5.55 If the professions of acupuncture and herbal medicine receive statutory regulatory status, then all but one of the therapies in our Group 1 will have statutory status. The present position with respect to homeopathy is less clear-cut. Medical practitioners who are members of the Faculty of Homeopathy are already regulated by the General Medical Council (GMC). The Faculty wish to see introduced a form of regulation of the non-medical homeopaths who are less certain of the potential advantages. We do not at present make any formal recommendation about the homeopathic profession but, nevertheless, feel that statutory regulation may ultimately be appropriate. Other professions must strive to come together under one voluntary self-regulating body with the appropriate features outlined in Box 5, and some may wish ultimately to aim to move towards regulation under the Health Act once they are unified with a single voice.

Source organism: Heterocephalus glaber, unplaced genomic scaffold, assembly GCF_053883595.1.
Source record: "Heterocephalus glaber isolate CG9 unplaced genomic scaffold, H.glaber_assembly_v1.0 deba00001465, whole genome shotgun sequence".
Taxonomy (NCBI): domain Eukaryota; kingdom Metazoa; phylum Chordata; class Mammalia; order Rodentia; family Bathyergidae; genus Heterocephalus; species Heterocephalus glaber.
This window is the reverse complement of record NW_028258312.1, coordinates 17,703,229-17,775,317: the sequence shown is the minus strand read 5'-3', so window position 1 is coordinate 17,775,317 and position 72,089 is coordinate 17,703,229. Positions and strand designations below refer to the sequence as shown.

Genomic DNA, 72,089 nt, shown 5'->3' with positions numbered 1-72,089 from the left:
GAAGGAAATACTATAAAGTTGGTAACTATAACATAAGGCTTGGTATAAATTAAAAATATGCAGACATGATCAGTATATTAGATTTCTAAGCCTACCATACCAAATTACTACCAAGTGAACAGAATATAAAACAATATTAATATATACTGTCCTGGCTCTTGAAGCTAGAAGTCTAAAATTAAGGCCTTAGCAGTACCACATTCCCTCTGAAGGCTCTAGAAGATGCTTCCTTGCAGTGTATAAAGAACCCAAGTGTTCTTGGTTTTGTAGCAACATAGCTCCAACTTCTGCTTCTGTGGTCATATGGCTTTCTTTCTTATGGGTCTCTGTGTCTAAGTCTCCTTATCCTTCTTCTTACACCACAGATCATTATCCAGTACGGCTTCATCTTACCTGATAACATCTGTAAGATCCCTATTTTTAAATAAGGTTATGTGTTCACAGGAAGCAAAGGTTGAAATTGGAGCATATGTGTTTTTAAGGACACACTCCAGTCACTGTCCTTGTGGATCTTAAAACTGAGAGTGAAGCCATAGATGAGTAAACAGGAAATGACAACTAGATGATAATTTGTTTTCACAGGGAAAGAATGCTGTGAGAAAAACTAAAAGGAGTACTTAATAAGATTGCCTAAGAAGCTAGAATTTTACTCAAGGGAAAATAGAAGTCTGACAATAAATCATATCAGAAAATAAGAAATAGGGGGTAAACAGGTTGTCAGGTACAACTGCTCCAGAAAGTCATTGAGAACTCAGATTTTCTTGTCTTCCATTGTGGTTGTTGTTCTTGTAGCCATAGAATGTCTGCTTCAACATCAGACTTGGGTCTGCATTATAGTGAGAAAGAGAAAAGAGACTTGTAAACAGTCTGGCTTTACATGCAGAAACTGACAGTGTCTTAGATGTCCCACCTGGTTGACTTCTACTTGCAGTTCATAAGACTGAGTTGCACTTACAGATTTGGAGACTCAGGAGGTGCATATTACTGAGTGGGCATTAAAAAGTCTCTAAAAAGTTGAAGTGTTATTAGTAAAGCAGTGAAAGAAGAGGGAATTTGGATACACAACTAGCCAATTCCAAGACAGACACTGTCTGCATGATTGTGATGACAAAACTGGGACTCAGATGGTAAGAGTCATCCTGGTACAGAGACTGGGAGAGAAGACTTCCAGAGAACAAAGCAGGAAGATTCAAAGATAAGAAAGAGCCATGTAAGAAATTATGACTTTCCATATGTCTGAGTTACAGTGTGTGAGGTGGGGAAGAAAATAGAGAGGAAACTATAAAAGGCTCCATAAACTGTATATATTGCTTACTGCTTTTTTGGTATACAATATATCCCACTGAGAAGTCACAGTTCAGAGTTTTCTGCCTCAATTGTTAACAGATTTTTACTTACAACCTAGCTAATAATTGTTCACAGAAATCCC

5.56 We heard evidence from the principal professional associations associated with acupuncture and herbal medicine to canvass their opinions on obtaining statutory regulatory status. We also talked to the Homeopathic associations about their views on this subject:


5.57 In the case of acupuncture we heard from the British Acupuncture Council, the largest body representing non-statutory registered acupuncturists. They told us that they were well prepared to take the next step towards statutory regulation: "…we have been on a long path of voluntary self-regulation over the last 20 years. We now have a single umbrella body with the British Acupuncture Council. We have the educational standards, codes of practice, of ethics, and of professional conduct, which we can enforce. We have taken many steps along the road on a voluntary basis" (Q 769).